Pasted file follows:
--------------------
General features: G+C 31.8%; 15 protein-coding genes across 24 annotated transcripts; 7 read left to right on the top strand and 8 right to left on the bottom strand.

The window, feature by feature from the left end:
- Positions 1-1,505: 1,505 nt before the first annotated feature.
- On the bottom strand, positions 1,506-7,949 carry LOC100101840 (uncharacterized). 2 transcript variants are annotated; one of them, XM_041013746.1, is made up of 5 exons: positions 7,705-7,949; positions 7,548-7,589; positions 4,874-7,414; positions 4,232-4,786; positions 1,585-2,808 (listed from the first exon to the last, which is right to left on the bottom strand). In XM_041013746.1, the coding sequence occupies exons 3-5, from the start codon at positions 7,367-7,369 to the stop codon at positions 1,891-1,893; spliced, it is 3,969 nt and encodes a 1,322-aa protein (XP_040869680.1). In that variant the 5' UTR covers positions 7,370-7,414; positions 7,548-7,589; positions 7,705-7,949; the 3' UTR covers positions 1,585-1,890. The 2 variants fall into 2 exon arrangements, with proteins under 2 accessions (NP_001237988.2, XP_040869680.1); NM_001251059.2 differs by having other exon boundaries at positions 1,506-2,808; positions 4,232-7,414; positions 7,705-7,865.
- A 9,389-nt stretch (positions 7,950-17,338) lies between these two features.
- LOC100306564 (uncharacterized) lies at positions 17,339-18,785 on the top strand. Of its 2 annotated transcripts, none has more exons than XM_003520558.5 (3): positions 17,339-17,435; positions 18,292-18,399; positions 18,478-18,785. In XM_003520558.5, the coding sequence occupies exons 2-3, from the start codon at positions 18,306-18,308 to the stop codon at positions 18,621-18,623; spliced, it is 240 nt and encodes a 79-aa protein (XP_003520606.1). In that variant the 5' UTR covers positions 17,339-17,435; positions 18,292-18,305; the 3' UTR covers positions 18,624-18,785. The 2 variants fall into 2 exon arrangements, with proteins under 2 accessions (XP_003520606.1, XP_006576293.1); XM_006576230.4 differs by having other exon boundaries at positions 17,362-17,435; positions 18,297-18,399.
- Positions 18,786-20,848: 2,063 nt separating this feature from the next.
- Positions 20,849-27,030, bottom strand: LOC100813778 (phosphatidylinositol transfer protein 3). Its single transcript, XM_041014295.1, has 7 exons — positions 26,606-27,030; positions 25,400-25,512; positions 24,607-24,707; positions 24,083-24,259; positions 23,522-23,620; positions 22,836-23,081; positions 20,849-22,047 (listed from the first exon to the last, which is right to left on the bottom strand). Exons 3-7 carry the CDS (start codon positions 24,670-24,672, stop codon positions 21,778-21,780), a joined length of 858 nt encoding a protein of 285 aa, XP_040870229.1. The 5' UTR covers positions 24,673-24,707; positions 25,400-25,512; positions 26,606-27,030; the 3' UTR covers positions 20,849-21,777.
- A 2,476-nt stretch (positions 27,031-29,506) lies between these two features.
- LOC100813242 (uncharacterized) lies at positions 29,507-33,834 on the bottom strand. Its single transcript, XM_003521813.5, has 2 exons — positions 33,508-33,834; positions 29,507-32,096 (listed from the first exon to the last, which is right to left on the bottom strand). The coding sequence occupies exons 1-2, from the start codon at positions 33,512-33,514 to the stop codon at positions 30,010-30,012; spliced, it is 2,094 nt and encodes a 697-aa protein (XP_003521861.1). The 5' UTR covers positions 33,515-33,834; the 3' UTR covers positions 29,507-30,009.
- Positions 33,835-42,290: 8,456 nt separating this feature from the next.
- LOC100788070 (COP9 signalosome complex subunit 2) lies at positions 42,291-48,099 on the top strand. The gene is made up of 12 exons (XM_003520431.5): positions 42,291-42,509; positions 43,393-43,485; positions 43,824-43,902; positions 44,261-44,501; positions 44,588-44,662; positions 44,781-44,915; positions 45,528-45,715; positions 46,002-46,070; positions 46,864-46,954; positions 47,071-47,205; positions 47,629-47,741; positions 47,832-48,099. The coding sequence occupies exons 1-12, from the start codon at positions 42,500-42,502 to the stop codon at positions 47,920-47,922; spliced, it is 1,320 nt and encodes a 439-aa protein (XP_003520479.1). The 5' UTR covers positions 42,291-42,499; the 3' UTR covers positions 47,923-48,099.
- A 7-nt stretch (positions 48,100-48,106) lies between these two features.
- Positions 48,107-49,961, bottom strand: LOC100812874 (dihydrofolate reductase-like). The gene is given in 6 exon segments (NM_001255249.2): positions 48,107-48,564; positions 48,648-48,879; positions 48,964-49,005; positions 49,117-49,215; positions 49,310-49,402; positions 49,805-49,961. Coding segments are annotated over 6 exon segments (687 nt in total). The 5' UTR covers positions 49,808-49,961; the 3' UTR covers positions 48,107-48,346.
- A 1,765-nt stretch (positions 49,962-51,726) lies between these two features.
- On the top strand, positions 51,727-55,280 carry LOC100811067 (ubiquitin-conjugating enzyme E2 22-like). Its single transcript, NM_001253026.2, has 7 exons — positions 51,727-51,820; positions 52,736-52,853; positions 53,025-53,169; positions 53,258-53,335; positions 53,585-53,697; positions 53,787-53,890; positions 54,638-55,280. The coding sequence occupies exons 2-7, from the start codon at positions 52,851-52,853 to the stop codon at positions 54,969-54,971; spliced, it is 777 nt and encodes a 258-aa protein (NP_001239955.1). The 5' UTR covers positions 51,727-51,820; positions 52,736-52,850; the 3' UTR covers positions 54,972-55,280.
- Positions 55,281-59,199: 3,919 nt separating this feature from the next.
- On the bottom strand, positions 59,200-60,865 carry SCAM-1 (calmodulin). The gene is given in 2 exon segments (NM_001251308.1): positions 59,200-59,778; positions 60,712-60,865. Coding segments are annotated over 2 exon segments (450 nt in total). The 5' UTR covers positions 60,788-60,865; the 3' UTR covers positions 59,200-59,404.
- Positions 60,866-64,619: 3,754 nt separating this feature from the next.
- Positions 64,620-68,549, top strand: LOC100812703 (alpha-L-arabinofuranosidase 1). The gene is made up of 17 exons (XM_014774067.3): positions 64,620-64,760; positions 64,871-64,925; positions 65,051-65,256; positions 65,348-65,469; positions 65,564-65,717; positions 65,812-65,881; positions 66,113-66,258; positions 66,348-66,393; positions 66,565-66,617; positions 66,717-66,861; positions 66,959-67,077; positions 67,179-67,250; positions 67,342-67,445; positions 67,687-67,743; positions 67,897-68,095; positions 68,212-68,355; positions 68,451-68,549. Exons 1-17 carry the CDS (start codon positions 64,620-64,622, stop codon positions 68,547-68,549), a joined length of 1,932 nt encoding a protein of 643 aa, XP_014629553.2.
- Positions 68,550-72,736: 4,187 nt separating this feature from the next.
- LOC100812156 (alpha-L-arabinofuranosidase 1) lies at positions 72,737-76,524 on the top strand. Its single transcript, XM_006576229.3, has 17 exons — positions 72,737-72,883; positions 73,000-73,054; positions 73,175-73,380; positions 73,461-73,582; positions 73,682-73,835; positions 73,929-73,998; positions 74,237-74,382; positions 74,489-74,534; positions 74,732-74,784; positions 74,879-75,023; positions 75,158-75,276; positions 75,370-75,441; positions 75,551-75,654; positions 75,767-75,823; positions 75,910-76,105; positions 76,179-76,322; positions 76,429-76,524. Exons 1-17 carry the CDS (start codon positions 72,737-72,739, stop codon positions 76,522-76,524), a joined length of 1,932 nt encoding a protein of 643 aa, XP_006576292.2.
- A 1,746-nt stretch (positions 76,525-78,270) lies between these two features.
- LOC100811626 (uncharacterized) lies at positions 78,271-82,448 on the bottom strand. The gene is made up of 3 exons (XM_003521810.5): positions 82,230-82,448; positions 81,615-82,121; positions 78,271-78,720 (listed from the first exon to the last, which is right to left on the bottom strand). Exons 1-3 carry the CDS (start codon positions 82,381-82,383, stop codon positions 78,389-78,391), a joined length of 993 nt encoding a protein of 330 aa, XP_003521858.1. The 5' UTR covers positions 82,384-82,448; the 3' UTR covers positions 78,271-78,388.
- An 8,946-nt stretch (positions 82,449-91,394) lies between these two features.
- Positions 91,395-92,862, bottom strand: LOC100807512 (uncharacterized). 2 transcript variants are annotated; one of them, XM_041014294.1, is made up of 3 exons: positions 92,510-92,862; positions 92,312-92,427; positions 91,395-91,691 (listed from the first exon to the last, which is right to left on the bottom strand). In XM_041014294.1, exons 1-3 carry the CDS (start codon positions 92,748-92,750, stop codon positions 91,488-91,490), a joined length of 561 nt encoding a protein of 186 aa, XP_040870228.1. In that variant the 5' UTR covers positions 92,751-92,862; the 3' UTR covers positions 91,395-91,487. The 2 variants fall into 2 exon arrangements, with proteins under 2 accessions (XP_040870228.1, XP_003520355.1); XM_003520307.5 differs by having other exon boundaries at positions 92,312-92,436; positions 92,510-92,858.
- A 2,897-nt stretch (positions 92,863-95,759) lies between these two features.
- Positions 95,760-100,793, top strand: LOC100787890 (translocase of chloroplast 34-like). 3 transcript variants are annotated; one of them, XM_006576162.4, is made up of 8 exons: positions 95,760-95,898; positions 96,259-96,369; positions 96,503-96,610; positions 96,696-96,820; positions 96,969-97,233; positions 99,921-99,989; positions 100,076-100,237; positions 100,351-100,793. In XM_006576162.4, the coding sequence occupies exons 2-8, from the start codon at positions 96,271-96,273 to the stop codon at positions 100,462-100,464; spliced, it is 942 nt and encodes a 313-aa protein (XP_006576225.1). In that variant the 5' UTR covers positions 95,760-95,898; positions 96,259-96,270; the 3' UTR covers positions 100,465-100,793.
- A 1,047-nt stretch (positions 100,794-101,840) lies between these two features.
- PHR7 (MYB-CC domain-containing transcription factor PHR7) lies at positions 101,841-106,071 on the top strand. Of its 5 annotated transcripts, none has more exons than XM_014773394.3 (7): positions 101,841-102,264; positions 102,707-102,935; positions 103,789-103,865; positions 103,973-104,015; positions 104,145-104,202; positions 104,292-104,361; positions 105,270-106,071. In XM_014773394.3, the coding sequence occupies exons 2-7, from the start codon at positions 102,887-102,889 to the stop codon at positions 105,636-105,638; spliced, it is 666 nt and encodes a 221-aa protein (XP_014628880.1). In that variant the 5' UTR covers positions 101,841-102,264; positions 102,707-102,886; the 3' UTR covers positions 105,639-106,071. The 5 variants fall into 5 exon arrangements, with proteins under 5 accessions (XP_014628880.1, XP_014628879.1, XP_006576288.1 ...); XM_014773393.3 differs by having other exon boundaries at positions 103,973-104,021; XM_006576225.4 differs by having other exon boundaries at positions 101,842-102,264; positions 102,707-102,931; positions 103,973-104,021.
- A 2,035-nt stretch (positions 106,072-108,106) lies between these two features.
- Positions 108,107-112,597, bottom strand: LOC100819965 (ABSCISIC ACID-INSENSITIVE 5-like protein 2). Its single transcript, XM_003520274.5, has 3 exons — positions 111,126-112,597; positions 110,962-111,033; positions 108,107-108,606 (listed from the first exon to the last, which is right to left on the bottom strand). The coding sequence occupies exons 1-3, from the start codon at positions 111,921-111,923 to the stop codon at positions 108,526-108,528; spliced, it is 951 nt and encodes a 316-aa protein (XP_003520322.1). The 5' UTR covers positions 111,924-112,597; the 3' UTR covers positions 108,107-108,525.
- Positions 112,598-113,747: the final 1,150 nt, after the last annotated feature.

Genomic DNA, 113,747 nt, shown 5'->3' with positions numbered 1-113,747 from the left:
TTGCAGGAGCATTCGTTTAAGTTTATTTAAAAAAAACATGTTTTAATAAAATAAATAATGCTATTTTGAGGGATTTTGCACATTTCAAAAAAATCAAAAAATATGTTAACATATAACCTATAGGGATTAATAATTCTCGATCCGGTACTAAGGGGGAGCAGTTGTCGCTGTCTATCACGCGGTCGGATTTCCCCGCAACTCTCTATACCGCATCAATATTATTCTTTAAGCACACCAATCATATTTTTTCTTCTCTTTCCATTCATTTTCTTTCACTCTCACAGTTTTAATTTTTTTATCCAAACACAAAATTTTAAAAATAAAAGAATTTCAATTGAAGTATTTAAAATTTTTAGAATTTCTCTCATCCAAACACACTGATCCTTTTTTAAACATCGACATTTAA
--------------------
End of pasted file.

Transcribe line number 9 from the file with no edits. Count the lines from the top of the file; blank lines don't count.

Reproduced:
- A 2,476-nt stretch (positions 27,031-29,506) lies between these two features.